Washington

I’m in Sandpoint, Idaho, a small tourist town right at the base of the Pend Oreille river junction with Lake Pend Oreille.  With a population of 7,000, I am surprised at the amount of coffee shacks per capita.  Apparently Viggo Mortensen has a 2nd home here. I would imagine he has more then two though.

I’m not really sure what I’m doing here. July 1st I left Seattle on my bike, the day after I turned 26, heading east. The few weeks before that were spent in Bali. I didn’t write about it as I find myself struggling for the perfect words to describe my experience there.  To summarize, it was incredibly peaceful and nourishing for my well being. A state of consciousness I find myself grasping for ever since leaving, wondering if I will ever be able to disassociate the place with the feeling.

After a week in Seattle spent primarily fighting jet lag and constant fog (figuratively, surprisingly not literately for Seattle weather), I became incredibly anxious for my bike to show up in the mail from home.  Seattle continues to be the biggest culture shock for me in all this “travel”.

After building up my bike and visiting some shops for parts, I headed out North towards the northern tier route. Since my trip has so last minute, I didn’t have time to order the official maps of the northern tier.  Trusting google maps, open sourced maps, and some random gps files I’ve found, 554 miles later I’m still alive.

I’m averaging close to 70 miles a today. It was over 100 degrees for the past 4 days. Today is my 2nd rest day and I desperately needed it. 4 mountain passes with some days over 10k feet in climbing, have done an incredibly job of locking up my leg muscles to the point I can’t bend my legs.  I feel like a seized motorcycle motor. I’m resting up and doing some pretty crazy looking stretches in attempt to loosen up my IT band and other interesting muscles in attempt to relieve the tendon pain that is product of these types of trips.  I find myself once again doing something that takes every ounce of energy and my entire mental capacity, in a journey to keep removing the unnecessary.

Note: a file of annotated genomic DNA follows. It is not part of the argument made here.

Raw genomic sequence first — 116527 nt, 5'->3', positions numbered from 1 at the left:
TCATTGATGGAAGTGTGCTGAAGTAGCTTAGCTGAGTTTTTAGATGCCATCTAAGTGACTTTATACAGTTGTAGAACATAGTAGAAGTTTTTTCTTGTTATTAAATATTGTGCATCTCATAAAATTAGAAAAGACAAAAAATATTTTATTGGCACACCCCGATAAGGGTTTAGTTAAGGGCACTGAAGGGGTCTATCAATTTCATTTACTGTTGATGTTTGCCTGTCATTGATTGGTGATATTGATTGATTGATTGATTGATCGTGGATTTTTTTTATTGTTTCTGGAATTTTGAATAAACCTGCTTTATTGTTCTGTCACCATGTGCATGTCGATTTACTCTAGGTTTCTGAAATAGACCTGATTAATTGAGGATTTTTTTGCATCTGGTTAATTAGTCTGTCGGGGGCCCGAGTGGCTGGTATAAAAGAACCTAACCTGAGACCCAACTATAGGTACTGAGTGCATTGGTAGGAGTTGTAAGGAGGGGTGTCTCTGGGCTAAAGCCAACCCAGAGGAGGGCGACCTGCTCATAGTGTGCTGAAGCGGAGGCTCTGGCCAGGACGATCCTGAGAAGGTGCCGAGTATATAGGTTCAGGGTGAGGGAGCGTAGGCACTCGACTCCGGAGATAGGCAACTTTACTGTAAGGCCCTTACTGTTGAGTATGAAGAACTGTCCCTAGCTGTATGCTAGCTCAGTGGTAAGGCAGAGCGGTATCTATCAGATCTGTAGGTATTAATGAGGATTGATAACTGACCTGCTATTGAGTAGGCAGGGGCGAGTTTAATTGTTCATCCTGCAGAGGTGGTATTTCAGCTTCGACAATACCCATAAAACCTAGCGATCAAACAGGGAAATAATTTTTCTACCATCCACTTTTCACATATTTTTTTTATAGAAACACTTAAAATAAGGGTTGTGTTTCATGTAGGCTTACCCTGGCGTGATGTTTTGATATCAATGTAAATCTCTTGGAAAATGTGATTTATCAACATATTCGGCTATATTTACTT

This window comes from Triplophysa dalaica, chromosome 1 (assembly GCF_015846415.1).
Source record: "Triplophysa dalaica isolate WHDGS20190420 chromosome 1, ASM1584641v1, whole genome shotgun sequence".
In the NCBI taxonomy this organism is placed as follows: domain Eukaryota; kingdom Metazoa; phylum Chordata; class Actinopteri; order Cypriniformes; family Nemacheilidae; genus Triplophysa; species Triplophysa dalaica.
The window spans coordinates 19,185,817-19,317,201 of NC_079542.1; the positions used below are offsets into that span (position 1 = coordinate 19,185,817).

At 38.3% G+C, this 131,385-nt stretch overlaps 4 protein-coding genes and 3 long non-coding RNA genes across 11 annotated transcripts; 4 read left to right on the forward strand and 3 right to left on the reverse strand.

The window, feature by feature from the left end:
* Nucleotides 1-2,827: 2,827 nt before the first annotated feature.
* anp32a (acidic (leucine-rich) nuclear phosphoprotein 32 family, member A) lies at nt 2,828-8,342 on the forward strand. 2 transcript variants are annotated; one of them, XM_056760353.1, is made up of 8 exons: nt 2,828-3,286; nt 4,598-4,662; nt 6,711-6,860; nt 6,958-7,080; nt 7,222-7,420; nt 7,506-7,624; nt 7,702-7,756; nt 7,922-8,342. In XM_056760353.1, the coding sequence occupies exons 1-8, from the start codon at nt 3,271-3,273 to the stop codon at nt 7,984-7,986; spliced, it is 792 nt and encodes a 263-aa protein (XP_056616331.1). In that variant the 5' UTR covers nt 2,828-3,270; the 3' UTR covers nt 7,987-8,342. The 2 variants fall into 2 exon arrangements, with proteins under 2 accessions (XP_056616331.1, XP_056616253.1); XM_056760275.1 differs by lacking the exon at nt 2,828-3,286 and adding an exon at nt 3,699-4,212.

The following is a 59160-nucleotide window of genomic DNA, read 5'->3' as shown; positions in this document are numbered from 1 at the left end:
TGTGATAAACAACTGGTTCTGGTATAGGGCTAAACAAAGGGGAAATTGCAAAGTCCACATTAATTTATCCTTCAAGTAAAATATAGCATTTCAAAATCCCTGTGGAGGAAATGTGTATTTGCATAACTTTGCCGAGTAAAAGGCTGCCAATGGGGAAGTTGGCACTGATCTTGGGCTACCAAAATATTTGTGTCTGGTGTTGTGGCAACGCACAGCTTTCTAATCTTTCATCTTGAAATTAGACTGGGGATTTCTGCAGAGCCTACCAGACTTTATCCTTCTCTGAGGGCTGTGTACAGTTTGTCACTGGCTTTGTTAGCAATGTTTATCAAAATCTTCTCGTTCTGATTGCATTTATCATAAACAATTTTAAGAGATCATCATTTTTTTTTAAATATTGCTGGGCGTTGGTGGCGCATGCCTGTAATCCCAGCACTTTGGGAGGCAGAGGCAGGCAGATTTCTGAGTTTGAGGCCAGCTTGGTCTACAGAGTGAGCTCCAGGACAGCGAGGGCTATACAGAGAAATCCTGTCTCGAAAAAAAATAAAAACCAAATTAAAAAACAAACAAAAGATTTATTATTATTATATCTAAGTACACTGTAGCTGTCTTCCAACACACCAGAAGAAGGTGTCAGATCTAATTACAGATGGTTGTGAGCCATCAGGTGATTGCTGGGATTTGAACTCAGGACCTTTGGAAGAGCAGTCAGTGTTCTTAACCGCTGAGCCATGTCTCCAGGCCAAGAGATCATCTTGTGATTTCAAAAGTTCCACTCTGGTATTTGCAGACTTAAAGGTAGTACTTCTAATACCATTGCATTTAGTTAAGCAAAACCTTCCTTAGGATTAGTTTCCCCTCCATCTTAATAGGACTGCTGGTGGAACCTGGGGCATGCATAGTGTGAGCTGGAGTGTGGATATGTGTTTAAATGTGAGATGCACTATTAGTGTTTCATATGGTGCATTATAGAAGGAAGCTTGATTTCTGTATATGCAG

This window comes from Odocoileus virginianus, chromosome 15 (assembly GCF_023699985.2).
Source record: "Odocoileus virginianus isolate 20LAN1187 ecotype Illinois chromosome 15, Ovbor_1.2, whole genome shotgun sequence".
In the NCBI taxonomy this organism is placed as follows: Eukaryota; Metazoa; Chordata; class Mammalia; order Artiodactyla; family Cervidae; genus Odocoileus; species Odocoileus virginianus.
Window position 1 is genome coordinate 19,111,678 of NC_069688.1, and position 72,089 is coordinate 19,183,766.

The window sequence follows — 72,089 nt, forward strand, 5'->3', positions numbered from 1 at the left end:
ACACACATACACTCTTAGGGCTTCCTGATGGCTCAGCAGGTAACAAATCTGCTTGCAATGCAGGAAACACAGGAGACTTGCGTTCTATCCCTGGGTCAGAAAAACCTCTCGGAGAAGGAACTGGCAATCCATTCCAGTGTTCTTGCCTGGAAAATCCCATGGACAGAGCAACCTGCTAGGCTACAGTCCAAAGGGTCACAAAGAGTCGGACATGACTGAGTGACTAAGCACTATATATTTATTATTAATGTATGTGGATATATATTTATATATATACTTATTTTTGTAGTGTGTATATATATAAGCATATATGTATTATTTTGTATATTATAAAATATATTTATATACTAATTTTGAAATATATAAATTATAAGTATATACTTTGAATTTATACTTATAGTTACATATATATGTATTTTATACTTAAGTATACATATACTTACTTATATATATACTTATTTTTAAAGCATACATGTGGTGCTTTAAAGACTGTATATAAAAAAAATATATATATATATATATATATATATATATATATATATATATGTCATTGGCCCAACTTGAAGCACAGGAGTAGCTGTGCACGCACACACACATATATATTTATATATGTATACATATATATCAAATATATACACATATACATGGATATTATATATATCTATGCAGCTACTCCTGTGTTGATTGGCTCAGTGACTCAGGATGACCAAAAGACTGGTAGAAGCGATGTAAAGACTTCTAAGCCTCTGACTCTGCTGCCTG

The similarities between thru hiking and cycle touring are pretty stark. I’ve somehow found a bubble of characters riding the same direction.  Too much time is spent talking about gear.  Early morning rides of pure bliss. “How many miles until the downhill?”  “What grade do you think this is? 6%?” Struggling for the last 5 miles to find a good campsite.

There are two questions asked by everyone I’ve met.  Where are you going and where are you from.  I don’t know where I’m going.  I often tell people East until I get bored.  Maybe I’ll make it coast to coast, but I’m not really sure.  I say PA is my home but I find it hard to associate and relate to it. I could say Baltimore, but apart from a few friends and many memories, there isn’t anything for me there.   Maybe I’ll find somewhere to call “home”, but the more I move around the less I feel I belong.

 

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Stereotypical starting picture
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6 AM fog
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Where I belong
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Don’t attempt with cycle cross gearing.
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Climbing Rainy Pass
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First time on the PCT
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We did it.
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The start of the downhill.
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No brakes for 30 miles.
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Mike’s rig. 7000 miles since January. He is circumnavigating the US with a Taylor and 7 harmonicas. Was an absolute treat to have him play at the campsite two nights ago.
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Eastern Washington, 105 that day.
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Traffic.
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Last day in Washington. Absolutely beautiful place to ride across. 
 

 

 

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